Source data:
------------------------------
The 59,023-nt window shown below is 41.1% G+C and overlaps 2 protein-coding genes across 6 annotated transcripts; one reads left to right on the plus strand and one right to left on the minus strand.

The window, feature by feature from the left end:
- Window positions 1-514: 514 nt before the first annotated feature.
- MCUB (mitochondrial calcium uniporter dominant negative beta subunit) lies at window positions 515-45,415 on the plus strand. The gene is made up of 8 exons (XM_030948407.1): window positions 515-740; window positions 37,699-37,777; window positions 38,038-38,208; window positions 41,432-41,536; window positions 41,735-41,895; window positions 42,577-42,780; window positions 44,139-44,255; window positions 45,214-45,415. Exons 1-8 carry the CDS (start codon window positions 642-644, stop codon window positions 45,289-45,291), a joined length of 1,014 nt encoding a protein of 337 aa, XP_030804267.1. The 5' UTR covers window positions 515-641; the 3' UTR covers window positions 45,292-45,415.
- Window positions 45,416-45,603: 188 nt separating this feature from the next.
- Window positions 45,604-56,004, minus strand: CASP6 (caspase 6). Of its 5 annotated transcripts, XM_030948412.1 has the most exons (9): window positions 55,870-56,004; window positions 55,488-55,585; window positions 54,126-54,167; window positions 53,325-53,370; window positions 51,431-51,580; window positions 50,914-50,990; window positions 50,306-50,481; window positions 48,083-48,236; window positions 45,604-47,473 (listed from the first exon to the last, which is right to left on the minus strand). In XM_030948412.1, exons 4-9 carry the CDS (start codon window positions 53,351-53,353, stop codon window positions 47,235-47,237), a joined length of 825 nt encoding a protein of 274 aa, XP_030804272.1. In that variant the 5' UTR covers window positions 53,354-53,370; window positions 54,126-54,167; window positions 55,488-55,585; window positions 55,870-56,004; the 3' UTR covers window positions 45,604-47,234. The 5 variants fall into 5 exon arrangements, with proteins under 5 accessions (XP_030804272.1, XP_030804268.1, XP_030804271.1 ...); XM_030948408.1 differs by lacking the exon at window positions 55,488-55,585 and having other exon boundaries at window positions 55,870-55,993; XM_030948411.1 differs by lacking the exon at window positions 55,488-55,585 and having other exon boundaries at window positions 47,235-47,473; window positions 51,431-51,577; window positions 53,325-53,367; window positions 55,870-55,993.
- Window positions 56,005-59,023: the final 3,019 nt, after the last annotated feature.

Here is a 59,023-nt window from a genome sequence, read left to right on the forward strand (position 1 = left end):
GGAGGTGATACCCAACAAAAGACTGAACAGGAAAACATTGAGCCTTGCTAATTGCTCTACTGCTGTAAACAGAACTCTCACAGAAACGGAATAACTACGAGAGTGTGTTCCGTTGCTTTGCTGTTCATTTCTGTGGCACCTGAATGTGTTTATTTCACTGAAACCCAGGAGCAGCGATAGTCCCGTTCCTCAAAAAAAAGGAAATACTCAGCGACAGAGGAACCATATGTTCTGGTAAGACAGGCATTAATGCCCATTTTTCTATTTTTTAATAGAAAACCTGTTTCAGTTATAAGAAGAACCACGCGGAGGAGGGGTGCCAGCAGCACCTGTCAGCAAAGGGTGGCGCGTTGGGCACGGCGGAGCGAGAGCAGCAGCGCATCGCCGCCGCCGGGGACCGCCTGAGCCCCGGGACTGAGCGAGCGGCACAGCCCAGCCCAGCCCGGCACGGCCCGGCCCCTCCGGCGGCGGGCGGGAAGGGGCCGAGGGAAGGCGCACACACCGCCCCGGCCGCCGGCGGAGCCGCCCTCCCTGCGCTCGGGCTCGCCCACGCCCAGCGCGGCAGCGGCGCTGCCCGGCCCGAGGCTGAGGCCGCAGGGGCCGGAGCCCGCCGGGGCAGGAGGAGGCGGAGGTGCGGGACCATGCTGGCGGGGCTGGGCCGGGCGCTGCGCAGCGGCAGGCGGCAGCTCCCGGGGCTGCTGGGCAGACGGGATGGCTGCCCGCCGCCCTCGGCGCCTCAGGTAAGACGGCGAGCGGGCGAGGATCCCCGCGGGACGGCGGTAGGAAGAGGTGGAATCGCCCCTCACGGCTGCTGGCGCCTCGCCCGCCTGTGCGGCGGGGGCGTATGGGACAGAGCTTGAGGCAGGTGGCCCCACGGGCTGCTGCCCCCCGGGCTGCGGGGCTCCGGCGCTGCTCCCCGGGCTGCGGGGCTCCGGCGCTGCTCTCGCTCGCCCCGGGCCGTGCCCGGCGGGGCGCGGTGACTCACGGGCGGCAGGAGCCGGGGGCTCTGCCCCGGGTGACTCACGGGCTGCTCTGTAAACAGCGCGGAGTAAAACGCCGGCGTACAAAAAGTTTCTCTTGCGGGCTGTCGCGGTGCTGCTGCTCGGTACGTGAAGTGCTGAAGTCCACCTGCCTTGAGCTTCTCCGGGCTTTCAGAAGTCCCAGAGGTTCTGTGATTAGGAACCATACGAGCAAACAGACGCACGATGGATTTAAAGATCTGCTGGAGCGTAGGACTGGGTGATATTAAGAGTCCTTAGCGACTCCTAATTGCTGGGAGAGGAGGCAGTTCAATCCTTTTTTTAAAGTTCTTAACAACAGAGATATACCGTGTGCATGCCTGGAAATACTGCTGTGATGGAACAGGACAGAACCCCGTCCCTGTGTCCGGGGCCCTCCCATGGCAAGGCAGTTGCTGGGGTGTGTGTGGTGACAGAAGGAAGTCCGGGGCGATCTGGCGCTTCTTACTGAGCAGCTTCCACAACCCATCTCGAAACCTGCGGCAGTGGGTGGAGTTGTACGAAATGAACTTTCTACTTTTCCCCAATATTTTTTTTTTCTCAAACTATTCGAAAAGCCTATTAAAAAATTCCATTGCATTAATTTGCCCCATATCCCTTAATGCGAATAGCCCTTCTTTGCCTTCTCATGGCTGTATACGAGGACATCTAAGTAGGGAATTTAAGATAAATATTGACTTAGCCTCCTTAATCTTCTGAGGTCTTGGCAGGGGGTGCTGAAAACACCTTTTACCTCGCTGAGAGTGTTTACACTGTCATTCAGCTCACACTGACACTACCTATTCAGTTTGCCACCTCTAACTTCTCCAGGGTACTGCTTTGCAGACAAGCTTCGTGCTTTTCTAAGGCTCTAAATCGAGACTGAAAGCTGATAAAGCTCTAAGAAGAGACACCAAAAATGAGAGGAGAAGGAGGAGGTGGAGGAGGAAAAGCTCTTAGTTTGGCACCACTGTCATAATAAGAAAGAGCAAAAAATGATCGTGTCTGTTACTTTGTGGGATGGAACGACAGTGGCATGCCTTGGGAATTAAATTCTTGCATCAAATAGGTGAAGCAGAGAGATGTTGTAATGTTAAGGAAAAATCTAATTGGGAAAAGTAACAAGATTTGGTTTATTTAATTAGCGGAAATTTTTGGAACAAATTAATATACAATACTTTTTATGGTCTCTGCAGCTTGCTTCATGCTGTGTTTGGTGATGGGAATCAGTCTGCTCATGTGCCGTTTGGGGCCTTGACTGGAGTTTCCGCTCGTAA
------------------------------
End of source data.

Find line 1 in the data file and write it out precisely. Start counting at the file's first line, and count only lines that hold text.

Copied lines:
The 59,023-nt window shown below is 41.1% G+C and overlaps 2 protein-coding genes across 6 annotated transcripts; one reads left to right on the plus strand and one right to left on the minus strand.